The spotlight has officially shifted from the RTX 3090 to Nvidia’s new king of graphics cards, the RTX 3090 Ti. Although Nvidia announced the card back in January during CES 2022, all has been quiet on the Green front in regard to this card until now. Gaming hardware connoisseurs can experience the glory of the company’s best, and most expensive, new graphics card –Nvidia launched the 3090 Ti today.
Based on the same architecture and underlying hardware as the standard RTX 3090, this new flagship is distinguished in part by a binned GA102 GPU with the full allotment of 10,752 CUDA cores and additional on-chip hardware. In more simple terms, Nvidia picked the best chip samples it produced for its RTX 3090s and 3080 Tis, free from minor imperfections and capable of better clock speeds.
The chip is additionally paired with the fastest GDDR6X memory yet, capable of 21Gbps. It’s a greater effective bandwidth than the 19.5Gbps memory featured on the RTX 3090. Nvidia then built the cards to handle over 450W of power, allowing it to push its prime silicon to new levels of performance.
According to Nvidia, the RTX 3090 Ti manages about 9% better gaming performance than the RTX 3090. That’s 64% faster than the previous generation RTX 2080 Ti flagship for further perspective. What we have here is a true enthusiast card, capable of high refresh 4K gaming with cranked-up settings.
Nvidia RTX 3090 Ti reference specs
|Process Node||Samsung 8nm|
|Maximum Power Consumption||450W|
|Price (MSRP)||$1999+ USD|
While Nvidia only provided vague performance estimates at best, the claims sound reasonable at face value given the various modification to the base RTX 3090 design. We’ll have to wait for independent reviews of course, but we can still generally analyze the card based on the info provided.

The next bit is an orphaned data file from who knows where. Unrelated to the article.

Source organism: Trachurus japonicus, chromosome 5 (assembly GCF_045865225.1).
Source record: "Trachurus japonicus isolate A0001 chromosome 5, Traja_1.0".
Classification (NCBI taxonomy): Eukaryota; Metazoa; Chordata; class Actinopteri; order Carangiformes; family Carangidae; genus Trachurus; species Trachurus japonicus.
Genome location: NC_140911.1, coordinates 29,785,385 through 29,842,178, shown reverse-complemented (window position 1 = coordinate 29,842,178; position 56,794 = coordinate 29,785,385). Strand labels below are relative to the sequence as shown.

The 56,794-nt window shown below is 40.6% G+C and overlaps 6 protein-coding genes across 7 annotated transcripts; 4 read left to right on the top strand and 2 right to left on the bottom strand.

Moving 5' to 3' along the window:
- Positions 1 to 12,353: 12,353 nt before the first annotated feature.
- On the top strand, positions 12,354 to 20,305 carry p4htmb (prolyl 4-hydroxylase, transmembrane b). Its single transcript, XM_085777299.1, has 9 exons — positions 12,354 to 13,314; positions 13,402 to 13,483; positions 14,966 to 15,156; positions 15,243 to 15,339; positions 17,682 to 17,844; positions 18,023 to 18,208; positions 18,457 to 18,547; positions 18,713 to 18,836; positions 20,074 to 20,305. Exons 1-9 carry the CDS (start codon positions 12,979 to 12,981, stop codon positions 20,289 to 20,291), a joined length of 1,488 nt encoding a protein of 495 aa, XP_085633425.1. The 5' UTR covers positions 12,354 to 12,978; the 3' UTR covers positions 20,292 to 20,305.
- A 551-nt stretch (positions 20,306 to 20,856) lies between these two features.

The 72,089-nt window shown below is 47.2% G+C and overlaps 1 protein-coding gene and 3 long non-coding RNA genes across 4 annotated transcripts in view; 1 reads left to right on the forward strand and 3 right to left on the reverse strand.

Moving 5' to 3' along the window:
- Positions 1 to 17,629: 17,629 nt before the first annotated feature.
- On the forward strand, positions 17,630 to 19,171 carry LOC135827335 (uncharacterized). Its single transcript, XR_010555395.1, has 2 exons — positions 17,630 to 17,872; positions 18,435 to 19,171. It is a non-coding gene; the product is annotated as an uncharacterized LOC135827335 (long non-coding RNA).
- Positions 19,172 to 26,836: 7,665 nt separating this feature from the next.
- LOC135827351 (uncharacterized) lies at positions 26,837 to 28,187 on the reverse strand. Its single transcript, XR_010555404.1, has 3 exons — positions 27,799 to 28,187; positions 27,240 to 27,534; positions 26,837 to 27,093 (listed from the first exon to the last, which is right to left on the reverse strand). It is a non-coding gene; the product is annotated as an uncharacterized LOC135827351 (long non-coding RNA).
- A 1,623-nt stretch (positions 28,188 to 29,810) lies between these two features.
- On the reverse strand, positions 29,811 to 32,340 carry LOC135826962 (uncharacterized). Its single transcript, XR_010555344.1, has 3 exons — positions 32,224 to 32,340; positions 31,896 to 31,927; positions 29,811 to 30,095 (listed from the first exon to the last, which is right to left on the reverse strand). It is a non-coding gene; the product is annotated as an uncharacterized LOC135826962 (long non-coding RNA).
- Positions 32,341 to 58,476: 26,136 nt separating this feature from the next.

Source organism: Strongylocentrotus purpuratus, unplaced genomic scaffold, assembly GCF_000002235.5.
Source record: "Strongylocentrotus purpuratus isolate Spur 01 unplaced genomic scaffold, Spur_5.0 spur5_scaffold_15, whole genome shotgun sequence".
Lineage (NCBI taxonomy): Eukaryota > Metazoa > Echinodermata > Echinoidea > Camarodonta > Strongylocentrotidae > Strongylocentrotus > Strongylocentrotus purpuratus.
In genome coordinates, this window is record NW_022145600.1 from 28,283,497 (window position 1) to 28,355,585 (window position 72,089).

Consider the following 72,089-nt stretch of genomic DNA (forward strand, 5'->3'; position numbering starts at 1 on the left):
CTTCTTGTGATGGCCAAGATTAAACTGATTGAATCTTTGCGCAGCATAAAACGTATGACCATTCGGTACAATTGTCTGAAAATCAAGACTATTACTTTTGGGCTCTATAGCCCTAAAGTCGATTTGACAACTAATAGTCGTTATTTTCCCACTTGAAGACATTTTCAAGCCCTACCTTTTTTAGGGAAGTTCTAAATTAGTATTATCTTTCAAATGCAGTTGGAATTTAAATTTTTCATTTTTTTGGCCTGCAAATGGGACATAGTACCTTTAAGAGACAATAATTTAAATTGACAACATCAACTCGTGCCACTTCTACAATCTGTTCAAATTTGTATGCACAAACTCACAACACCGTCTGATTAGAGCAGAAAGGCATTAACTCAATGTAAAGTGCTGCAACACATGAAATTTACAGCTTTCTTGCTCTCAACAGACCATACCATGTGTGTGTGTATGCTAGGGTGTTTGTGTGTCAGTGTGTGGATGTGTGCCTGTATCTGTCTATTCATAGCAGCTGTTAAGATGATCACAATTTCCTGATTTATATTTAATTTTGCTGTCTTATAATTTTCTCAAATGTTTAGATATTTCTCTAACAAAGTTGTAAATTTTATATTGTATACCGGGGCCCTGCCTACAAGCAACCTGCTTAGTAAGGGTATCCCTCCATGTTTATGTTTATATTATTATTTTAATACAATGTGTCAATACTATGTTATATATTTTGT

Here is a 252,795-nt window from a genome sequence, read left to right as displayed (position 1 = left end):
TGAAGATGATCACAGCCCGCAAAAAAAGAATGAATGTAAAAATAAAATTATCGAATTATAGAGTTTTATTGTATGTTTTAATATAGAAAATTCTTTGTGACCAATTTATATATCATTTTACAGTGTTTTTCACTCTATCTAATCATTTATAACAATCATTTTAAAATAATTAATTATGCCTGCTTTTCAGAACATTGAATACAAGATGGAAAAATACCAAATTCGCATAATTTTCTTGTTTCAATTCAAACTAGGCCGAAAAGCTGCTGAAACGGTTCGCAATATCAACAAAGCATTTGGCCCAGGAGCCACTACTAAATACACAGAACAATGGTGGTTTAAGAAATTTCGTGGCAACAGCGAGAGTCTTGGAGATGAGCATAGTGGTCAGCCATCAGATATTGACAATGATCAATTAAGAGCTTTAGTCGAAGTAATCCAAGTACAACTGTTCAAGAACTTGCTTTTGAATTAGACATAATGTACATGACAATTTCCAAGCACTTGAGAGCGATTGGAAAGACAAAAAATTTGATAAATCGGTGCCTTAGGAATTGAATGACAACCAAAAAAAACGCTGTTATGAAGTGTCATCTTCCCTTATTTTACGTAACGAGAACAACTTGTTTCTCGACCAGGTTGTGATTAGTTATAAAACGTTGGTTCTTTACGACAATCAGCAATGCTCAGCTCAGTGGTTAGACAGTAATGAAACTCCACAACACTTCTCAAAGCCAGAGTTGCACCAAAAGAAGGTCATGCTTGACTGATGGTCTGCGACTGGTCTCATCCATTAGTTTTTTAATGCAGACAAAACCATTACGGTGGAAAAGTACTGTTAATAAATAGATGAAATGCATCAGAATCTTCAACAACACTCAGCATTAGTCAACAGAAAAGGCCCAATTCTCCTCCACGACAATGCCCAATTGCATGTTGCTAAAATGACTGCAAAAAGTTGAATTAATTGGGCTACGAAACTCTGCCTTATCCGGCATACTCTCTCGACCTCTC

The massively increased Total Board Power (TBP) is where the increased performance comes from. Nvidia’s driving the GPU and memory at higher clock speeds than before, clearly with diminishing power efficiency as a result of that. This not only means a new 16-pin power connector will be needed to power the card, it will also require a stout power supply no less than 850W, and perhaps more for overclocked AIB models.
The unprecedented high power consumption also means users will need to be ready for inevitably huge graphics cards. These ultimate chonkers will need plenty of PC case clearance, and additional support brackets will be smart additions to prevent sagging. Aside from this, users will need to have a high-airflow setup to keep the performance optimal and the hardware cool.
The tradeoff for all this hassle is that this graphics card should manage some serious performance no matter the resolution. Based on RTX 3090 data, users should easily manage to max out 4K 144Hz monitors in a fair number of games. Perhaps even over 100 fps in some of the most demanding titles with some settings tweaking. Or more likely, you’ll find ray tracing feasible in more titles.
Either way, installing an RTX 3090 Ti will provide an easy upgrade path to future Nvidia flagships. Because, let’s be honest, you’re not that worried about the price if you’re getting this.
Pricing and availability
According to Nvidia, the 3090 Ti launches with an MSRP starting at $1,999 USD. Considering the company’s track record, consumers should assume retail models to begin at prices higher than this. However, given the recent downward momentum of graphics card prices, this MSRP could prove realistic with time. Large launch markups still seem possible, though.
While not nearly as many customers will likely spring for the chance to grab this card due to both technical and financial reasons, supply sounds like it will be tight at launch. Nvidia noted this, but remains optimistic that availability will improve though April. There will be a Founder’s Edition of this card for those interested, but availability will be limited to Best Buy online.
The existence of this product shows there’s more demand for enthusiast-level gaming these days, but there’s also more to Nvidia’s RTX 3090 Ti than a cursory glance may suggest. To be fair to Nvidia, this is partially marketed as a professional card that also happens to game well. All that extra VRAM is not for gaming tasks.
However, it’s also rumored that the RTX 3090 Ti is somewhat of a trial run for the far more powerful RTX 4000 Series expected later this year. Characteristics of the high power consumption design will likely carry over to those cards, accompanied by the new 12- and 16-pin power connectors.
With this in mind, the Nvidia RTX 3090 Ti doesn’t seem as excessive. To Nvidia, it could be considered a stepping stone to the next generation. Still, it may be hard for many gamers to rationalize these high power, high heat cards of the future. Only time will tell.
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